Abused puppies used for cruel badger baiting desperately seek new homes

Three young dogs are looking for safe and loving new homes after surviving the cruel and violent world of badger baiting.

Bert, Ernie and Popeye were all forced to compete in the blood sport and have been left with scars and serious injuries.

Badger baiting was made illegal in the UK almost 200 years ago and typically involves one badger and one dog fighting till death.

The poor boys are all Patterdale terriers and three of the longest-staying residents at RSPCA’s Llys Nini Animal Centre in Wales.

Centre manager Gary Weeks said: “It’s been so rewarding to see Bert, Ernie and Popeye flourish in our care and start to enjoy themselves again after the terrible injuries they suffered.

“They’re all friendly, sociable dogs who enjoy human company and all of them will make wonderful companions.”

Staff have been caring for the pups since they were rescued by RSPCA inspectors last November.

Despite the cruelty they previously endured, all three dogs have affectionate and loving natures.

“Badger baiting is illegal but sadly it still goes on, causing incredible distress and suffering not only to the badgers but also to the dogs who are used, who often suffer severe injuries that go untreated,” Gary said.

Bert and Ernie, both 19 months old, had multiple scarring to their heads and necks when they arrived.

Bert was the most seriously injured, missing 75% of the skin and tissue from his lower jaw.

He also had a tooth root exposed as well as wounds to his nasal septum and multiple lacerations to his upper lips, cranium and eyes.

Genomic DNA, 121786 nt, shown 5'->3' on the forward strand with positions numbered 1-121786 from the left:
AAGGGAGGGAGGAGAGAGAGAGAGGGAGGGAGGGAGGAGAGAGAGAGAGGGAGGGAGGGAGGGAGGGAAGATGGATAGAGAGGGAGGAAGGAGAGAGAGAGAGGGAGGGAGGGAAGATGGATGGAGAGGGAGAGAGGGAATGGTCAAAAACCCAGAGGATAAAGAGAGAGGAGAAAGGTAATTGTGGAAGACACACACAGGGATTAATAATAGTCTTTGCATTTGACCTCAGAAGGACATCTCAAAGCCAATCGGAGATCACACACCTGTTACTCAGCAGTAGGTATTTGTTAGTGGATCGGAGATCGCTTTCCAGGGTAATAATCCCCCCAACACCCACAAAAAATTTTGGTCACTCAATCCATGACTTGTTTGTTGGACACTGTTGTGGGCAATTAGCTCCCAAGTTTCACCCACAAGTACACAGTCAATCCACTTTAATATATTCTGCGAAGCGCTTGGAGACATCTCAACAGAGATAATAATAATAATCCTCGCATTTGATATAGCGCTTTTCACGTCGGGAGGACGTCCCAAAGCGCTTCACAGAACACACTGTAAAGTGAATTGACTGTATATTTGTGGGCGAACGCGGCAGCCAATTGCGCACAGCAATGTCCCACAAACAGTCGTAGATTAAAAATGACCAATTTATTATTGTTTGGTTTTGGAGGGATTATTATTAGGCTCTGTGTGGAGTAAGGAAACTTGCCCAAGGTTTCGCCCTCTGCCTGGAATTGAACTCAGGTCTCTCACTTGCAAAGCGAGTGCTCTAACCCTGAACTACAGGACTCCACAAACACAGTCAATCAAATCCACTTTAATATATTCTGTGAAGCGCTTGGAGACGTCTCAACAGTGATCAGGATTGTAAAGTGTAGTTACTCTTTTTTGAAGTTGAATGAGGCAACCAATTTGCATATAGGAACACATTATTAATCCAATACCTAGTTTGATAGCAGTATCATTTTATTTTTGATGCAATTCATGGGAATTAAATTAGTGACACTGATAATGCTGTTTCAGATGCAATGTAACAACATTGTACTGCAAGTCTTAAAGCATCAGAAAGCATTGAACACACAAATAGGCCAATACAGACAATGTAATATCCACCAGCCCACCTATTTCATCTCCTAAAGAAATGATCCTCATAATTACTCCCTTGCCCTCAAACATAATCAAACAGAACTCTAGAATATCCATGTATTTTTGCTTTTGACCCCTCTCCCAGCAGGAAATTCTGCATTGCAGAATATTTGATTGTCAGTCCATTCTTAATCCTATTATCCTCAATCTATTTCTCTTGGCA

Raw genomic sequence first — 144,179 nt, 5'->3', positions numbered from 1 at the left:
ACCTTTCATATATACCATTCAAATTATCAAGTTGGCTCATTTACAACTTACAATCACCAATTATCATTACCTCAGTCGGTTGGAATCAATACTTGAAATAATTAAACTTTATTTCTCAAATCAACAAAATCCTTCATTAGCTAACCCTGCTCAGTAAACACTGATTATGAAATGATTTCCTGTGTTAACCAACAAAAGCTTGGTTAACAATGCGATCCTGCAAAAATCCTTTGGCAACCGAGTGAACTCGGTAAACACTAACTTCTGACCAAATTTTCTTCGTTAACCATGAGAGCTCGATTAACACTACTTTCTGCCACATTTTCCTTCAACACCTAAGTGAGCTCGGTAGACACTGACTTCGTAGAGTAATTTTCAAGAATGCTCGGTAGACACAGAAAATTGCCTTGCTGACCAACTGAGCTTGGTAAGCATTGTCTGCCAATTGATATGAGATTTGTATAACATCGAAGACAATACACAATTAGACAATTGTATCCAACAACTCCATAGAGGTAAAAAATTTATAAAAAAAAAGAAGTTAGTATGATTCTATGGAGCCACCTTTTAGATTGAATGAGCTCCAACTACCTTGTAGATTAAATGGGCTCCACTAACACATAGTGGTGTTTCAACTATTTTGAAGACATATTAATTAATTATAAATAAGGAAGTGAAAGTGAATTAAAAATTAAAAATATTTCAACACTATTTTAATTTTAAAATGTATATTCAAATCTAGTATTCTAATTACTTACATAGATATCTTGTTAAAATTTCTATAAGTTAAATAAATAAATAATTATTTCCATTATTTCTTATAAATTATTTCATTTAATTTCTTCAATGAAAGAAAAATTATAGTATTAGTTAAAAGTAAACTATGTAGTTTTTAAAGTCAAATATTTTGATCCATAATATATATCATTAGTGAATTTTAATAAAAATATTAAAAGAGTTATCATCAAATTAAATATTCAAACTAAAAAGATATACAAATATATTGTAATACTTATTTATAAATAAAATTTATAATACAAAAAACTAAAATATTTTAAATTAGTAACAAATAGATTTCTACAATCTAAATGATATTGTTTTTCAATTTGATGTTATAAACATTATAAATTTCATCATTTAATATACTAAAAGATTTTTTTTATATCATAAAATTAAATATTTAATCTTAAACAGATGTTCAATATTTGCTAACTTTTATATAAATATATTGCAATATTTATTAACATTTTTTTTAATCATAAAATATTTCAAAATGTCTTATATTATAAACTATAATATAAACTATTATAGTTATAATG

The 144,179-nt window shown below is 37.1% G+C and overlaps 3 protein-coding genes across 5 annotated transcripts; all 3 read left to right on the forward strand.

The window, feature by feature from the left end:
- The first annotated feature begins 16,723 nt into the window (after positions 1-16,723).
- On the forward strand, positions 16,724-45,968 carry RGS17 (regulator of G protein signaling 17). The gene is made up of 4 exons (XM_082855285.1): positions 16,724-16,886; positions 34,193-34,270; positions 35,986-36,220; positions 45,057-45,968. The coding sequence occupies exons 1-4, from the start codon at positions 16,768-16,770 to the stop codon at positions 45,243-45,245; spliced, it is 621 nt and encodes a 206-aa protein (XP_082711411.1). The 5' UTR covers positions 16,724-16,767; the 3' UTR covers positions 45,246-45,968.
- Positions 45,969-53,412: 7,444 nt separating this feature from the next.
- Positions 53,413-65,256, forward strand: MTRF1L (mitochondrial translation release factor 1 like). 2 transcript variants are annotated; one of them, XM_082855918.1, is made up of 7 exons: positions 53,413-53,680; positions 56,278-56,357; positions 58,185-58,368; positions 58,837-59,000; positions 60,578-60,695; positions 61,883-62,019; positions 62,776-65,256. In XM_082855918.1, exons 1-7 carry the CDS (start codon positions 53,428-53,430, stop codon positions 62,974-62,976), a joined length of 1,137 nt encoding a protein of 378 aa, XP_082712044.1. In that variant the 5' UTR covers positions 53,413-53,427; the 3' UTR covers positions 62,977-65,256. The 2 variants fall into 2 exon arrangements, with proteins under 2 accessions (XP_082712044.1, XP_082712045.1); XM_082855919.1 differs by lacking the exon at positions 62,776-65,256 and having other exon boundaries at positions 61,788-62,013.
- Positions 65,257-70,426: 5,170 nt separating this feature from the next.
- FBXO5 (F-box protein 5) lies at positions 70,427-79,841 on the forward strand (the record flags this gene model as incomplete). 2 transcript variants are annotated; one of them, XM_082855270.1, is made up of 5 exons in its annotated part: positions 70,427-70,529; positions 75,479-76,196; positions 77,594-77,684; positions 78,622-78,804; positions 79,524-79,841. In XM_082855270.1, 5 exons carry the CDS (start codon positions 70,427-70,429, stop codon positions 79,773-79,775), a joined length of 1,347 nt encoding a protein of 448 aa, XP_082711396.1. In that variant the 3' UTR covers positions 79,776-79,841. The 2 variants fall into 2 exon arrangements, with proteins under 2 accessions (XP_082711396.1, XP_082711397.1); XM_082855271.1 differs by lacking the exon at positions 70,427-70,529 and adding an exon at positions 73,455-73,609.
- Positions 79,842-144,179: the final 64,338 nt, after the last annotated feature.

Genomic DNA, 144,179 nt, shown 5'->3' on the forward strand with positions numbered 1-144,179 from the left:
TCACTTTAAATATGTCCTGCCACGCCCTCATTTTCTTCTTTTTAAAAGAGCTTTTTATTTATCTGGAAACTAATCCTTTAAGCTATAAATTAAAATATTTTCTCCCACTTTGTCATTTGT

Ernie had an unhealed wound on his left ear, a laceration on his chin and bilateral conjunctivitis.

Following an investigation, their owner was prosecuted by the RSPCA and given a suspended prison sentence.

Bert has since responded well to treatment and staff say he is motivated by food and toys.

Ernie is described as highly energetic and intelligent, and hopes to find an owner who will take him on long and interesting walks and has a good understanding of training.

Popeye, who is one month older than the other two, was found wandering along a road by a member of the public with wounds to his eye and lower jaw.

Sadly the injury to Popeye’s eye was so severe that it couldn’t be saved.

He has the most sensitive nature of the three and will need an owner who is willing to invest time and patience in building a bond.

Staff say he adores human company and loves nothing more than giving and receiving a fuss.

All three dogs would prefer to be the only animal in the household and can live with older children.

Potential adopters can visit Llys Nini Animal Centre’s website for more details about Bert, Ernie and Popeye and find out how to adopt them.

Sadly, incidents of suspected badger baiting are typical of some of the jobs dealt with by the RSPCA’s frontline officers, particularly during the summer months.